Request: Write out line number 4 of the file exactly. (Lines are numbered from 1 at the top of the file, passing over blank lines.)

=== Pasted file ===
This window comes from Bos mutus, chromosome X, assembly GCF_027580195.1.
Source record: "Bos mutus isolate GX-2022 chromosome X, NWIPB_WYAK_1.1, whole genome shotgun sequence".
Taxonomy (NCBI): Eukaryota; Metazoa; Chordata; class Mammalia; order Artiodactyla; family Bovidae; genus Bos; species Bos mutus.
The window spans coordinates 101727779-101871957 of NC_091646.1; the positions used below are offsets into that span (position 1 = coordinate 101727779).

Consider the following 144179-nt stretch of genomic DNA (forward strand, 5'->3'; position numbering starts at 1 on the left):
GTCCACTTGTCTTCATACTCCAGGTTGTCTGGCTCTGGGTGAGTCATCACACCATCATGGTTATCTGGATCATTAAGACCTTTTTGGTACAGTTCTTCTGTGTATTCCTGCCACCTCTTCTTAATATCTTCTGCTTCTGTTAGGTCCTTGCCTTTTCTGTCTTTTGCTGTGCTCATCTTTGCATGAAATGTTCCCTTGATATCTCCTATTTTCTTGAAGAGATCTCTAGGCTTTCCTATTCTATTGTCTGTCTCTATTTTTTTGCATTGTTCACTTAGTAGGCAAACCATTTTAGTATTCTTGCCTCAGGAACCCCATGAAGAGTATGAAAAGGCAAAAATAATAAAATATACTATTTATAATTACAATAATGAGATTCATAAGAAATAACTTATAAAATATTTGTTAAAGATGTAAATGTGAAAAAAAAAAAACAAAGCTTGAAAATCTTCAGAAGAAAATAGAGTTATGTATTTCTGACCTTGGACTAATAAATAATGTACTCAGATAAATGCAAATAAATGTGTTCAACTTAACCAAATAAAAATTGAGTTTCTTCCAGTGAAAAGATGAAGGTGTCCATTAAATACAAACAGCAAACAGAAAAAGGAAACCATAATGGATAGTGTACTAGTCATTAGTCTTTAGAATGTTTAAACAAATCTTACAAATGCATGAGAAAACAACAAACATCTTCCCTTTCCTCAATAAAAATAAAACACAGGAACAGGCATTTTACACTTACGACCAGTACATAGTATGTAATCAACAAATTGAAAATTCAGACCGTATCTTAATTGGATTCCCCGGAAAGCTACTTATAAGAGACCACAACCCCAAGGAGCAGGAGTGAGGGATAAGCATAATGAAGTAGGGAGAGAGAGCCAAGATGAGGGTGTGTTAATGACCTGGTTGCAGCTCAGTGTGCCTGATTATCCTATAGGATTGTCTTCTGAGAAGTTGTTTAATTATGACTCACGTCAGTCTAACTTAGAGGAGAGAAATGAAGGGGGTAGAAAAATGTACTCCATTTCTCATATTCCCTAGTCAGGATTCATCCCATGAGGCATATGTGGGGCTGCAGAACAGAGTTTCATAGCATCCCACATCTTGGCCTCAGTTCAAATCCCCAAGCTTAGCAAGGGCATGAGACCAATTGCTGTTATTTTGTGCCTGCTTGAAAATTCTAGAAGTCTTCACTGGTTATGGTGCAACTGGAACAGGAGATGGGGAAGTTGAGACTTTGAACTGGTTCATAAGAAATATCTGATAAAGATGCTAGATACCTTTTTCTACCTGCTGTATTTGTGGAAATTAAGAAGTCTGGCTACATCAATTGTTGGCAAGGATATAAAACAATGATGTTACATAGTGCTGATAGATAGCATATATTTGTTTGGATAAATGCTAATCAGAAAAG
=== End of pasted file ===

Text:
The window spans coordinates 101727779-101871957 of NC_091646.1; the positions used below are offsets into that span (position 1 = coordinate 101727779).